Peter Warlock – The Curlew And Other Songs

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Warlock
The Curlew
In an Arbour Green
Autumn Twilight
Late Summer
Pretty Ring Time
A Sad Song
Mr Belloc’s Fancy
Ha’nacker Mill
The Night
My Own Country
Sleep
The First Mercy
Adam Lay Ybounden
Bethlehem Down
The Frostbound Wood
Cradle Song
My Lady is a Pretty One
Music, Where Soft Voices Die
Yarmouth Fair
The Contented Lover
And Wilt Thou?
Mourn no Moe
Jullian of Berry
Captain Stratton’s Fancy

Andrew Kennedy (tenor) & Simon Lepper (piano)

Pavão Quartet, Daniel Pailthorpe (flute) & Owen Dennis (cor anglais) [The Curlew]

Recorded 7-10 May 2006 in Potton Hall, Suffolk


Reviewed by: John T. Hughes

Reviewed: December 2006
CD No: LANDOR RECORDS
LAN279
Duration: 75 minutes

This recital, presents a good range of the songs of Peter Warlock (who was born as Philip Heseltine in 1894), from the gentle fading of a September day in “Autumn Twilight” to the bibulous bounciness of “Captain Stratton’s Fancy”, with the four-song-cycle “The Curlew” lying in the middle of the programme.

I am always touched by “Ha’nacker Mill” and “My Own Country” (I really must try to discover why there is an apostrophe in “Ha’nacker), and, though a teetotaller, I always enjoy hearing of the captain’s penchant for rum.

Andrew Kennedy brings a varied approach to the 27 songs. He can reduce his tone without spoiling its quality, caressing the meditative or introverted songs, like “The Night” and “The First Mercy”, the latter with some lovely quiet singing, as there is in “Bethlehem Down”, with delicate piano-playing from Simon Lepper. Kennedy manages, however, to bring strength and vigour to more boisterous numbers, such as “Mr Belloc’s Fancy”, showing himself capable of colouring his tone.

He can produce a good legato too, as can be heard in the first two stanzas of “My Own Country”, but when in the third he stresses each ‘t’ in “When I get to my own country” the result is somewhat explosive. Eliding ‘get’ and ‘to’ would have rendered the line smoother and would still enable the listener to understand the words. Other examples of slightly overstated enunciation occur: ‘Good day’ in “Yarmouth Fair” becomes almost “Good er day”. So much in this recital, though, is admirable.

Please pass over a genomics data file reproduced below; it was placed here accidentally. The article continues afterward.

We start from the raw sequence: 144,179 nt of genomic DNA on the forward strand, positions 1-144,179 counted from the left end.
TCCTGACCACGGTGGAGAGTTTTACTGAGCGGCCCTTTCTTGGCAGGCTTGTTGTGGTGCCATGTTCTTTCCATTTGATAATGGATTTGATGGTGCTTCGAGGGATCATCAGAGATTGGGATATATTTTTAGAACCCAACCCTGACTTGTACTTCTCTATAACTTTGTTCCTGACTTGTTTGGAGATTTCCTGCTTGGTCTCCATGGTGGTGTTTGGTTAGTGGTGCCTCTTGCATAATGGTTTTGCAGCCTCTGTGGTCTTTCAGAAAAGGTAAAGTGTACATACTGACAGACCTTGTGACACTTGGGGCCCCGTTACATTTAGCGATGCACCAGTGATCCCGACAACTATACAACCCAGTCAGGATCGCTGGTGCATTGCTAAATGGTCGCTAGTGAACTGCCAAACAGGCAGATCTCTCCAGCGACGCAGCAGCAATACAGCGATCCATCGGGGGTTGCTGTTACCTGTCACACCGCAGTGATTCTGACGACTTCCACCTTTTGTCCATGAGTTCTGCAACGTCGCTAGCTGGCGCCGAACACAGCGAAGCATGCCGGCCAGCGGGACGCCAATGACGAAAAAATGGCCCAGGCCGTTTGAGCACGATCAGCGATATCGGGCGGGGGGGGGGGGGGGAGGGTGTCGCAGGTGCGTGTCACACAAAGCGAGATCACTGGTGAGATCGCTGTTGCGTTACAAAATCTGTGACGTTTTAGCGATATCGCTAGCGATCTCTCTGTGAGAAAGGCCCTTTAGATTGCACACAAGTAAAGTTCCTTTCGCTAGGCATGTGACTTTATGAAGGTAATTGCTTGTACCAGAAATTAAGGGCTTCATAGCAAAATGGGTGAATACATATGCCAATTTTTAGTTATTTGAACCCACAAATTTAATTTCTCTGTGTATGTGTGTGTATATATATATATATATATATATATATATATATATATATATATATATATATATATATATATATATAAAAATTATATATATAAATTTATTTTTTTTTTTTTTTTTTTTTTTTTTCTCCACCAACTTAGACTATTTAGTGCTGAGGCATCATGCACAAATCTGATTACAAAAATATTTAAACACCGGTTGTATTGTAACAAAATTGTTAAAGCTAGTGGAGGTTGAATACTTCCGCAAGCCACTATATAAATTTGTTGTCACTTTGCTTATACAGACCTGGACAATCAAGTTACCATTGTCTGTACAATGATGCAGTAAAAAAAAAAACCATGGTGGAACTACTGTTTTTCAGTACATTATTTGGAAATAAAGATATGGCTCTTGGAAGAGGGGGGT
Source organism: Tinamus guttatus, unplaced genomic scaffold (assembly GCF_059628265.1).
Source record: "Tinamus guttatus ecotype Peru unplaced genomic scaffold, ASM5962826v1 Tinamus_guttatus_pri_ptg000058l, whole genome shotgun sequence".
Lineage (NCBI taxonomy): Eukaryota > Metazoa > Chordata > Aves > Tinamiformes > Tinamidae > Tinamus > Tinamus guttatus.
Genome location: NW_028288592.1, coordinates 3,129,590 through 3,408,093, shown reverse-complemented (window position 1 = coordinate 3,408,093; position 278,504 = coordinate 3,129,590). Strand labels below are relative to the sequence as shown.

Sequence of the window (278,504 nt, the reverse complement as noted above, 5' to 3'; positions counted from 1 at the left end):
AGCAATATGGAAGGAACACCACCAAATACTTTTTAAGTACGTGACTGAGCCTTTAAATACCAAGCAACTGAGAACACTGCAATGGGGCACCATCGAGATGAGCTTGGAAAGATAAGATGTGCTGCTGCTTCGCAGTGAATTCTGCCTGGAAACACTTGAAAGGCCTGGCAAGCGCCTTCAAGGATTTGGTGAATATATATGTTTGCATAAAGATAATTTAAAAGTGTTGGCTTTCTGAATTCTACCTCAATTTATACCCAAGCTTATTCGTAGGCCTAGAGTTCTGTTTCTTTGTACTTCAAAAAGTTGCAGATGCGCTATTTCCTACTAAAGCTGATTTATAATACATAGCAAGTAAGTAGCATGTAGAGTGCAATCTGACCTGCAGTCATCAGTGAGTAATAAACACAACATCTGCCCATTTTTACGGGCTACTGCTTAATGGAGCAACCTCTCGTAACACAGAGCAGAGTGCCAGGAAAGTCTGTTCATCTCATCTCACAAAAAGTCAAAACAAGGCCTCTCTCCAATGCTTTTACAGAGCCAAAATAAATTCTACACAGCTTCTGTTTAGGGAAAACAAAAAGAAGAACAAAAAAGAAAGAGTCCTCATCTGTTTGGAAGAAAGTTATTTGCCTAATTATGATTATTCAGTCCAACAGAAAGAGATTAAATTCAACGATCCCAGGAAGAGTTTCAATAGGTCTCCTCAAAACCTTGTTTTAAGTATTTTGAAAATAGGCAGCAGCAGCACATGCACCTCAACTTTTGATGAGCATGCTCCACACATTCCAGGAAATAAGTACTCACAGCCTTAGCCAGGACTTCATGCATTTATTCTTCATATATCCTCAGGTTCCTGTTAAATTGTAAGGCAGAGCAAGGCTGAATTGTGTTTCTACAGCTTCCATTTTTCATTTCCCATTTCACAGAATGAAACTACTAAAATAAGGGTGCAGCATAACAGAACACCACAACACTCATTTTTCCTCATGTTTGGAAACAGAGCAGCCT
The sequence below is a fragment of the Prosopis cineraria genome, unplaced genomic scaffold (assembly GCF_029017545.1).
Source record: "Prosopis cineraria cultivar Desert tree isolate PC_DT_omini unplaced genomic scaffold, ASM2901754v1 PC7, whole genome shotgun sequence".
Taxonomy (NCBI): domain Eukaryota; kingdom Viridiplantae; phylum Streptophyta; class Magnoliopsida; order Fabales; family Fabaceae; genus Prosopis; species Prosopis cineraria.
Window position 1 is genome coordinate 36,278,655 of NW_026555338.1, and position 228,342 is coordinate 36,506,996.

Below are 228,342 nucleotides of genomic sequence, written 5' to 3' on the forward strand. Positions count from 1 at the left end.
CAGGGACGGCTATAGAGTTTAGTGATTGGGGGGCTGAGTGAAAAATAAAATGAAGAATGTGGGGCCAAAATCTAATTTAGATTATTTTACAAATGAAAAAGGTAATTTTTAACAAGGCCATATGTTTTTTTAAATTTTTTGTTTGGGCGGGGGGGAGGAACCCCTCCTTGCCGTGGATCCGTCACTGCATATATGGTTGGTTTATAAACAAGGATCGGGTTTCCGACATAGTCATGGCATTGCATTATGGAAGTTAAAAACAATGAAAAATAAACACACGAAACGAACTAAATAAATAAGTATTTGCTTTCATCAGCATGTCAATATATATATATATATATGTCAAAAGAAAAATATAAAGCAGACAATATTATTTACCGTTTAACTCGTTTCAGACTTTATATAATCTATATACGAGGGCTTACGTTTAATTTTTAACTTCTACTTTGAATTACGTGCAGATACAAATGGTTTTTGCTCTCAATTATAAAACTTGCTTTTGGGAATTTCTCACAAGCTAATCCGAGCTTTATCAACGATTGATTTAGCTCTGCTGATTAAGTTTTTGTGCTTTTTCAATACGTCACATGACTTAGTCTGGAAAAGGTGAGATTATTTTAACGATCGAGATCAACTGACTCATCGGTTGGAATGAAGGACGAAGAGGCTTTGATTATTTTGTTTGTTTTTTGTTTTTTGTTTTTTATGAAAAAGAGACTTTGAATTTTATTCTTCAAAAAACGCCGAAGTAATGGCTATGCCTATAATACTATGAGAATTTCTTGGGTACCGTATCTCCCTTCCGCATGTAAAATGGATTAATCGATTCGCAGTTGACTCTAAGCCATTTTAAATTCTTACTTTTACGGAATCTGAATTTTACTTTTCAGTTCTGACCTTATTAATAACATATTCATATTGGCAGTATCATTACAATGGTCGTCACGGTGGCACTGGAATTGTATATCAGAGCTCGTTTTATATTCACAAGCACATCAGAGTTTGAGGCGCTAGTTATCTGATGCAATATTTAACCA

Peter Dawson’s and Gerald Moore’s recording of “Captain Stratton’s Fancy” was the only Warlock song recorded during his lifetime, but in 1931, the year after Warlock’s death, the National Gramophone Society issued John Armstrong in “Chopcherry”, “Sleep” and “The Curlew”: strange that the setting of W.B. Yeats’s words should be recorded before many more immediately accessible songs. That cycle has the singer supported by flute, cor anglais (almost eerie) and string quartet. A touch of torment inflects Kennedy’s reproof of the curlew in the opening song, a piece in which the voice occupies only a short section, whereas in the brief second song the tone is one of sadness, a subtle differentiation on Kennedy’s part. The very long third song is almost ghostly, and Kennedy augments the haunting atmosphere with skilfully used head-voice in places. The final song, with voice appearing in less than half, finds the poet by the edge of ‘this desolate lake’, and one seizes on ‘desolate’ as befitting the whole poem, to which Kennedy brings great sensitivity, with fine, almost mesmerizing playing from his colleagues. (The first version of “The Curlew” that I heard was by Alexander Young on an Argo LP in the 1950s, but I should like someone to re-issue René Soames’s HMV 78s, which I have not heard.)

Despite Kennedy’s varied approach, some may regard a sequence of slow songs on tracks 10 to 19 as too unvaried, pleasing though they be both in themselves and in this performance. Nevertheless, this is an interesting selection, worthy of attention. Simon Leper does well in his assignment. Writing in 1940, Gerald Cockshott opined, “If Warlock is kind to the singer, he is often exactly the reverse to the pianist”. Lepper surmounts the obstacles and makes a valuable contribution to this superbly recorded CD, a fine partner for Andrew Kennedy. The booklet, which commendably includes the song texts, states that Simon Lepper “is building a significant programme of song and chamber music with Landor Records”. This is the first disc, but if future song recitals are as good I want to know of them (apart from Debussy).

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